The terrorism Jump to Conclusions mat

For the last year, the story has been the same – voters are upset with and distrustful of government, meaning we should be on guard for violent outbursts from the right.  It’s going to happen at one of these tea parties, we’ve been told.  Glenn Beck and his ilk are spurring violence, and not-so-secretly happy about the idea of angry mobs spurring armed revolution.  Democrats must live in fear, because Republicans are willing to stop at nothing to stop them!

So here’s a thought: just this weekend, New York faced a bomb threat.  The suspect is in custody, but there’s no indication on motive yet.  In fact, in stories buried under a sensational headline about South Park’s recent controversy, Rep. Peter King actually makes exactly that point:

Though King said the “hostile remarks” raised after the South Park incident were worth investigating, other potential targets – such as nearby financial institutions – needed to be looked at as well.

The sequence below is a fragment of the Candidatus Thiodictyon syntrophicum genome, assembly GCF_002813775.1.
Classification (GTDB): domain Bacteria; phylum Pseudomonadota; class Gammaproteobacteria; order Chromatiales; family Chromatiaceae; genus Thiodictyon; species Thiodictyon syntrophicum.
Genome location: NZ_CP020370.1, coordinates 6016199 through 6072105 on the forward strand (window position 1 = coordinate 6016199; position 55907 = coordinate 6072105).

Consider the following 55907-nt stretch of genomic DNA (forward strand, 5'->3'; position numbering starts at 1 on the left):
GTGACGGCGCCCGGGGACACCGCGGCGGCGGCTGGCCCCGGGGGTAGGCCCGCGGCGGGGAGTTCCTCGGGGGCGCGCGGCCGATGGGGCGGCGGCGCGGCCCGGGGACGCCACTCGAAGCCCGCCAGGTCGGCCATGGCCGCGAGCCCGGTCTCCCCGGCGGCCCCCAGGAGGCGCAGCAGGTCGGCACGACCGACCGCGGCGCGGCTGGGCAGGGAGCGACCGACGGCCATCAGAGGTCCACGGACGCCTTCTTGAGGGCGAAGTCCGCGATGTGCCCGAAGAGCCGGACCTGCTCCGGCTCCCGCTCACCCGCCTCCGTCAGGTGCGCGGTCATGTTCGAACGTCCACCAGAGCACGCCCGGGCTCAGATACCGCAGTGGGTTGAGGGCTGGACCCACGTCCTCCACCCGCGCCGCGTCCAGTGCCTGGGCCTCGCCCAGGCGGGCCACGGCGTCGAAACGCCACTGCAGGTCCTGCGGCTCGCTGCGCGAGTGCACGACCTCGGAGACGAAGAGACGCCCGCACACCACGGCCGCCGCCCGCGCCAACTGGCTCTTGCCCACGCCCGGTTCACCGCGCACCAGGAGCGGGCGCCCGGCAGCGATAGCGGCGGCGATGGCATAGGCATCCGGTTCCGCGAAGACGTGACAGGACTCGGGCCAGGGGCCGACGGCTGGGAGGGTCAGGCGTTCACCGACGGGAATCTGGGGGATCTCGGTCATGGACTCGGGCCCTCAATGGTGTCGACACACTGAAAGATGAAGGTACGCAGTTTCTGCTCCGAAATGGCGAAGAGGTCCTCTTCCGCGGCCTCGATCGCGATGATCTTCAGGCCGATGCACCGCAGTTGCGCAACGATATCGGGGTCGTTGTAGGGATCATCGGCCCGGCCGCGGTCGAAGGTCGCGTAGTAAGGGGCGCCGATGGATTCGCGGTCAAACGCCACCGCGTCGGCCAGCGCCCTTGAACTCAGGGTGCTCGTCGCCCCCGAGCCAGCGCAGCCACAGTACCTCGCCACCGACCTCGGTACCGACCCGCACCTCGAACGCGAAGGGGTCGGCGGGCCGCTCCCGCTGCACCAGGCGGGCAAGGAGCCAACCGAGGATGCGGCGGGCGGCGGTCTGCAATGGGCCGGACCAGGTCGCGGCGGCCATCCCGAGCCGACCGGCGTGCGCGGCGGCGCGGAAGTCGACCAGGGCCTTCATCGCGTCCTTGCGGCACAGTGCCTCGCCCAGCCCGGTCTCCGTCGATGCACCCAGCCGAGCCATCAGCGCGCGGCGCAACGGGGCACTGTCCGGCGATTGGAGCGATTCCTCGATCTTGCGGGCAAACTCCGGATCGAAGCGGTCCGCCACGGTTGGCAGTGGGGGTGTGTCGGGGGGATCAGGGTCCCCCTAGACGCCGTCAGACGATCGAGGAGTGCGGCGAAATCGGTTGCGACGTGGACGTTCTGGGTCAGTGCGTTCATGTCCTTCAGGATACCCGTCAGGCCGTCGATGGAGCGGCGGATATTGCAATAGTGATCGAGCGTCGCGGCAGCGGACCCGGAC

Financial institutions?  Well, let’s think about that.  Plenty of lawmakers have been taking shots at Wall Street, lumping the entire financial services industry in with the fraudulent and dishonest players.  The President himself has made a bit of a political comeback thanks to rhetoric based on widespread popular distrust of these financial institutions.

So if you have a “Jump to Conclusions” mat about the recent failed terror attack in New York, doesn’t one of all those “conclusions written on it… that you could… jump to!…” have to be that the Times Square bomber could have been operating based on what he has been hearing from Washington?  It’s perfectly logical if you buy the argument that harsh rhetoric from media mouthpieces incites acts of violence.

But like the jump to conclusions mat itself, it is a terrible, terrible idea.

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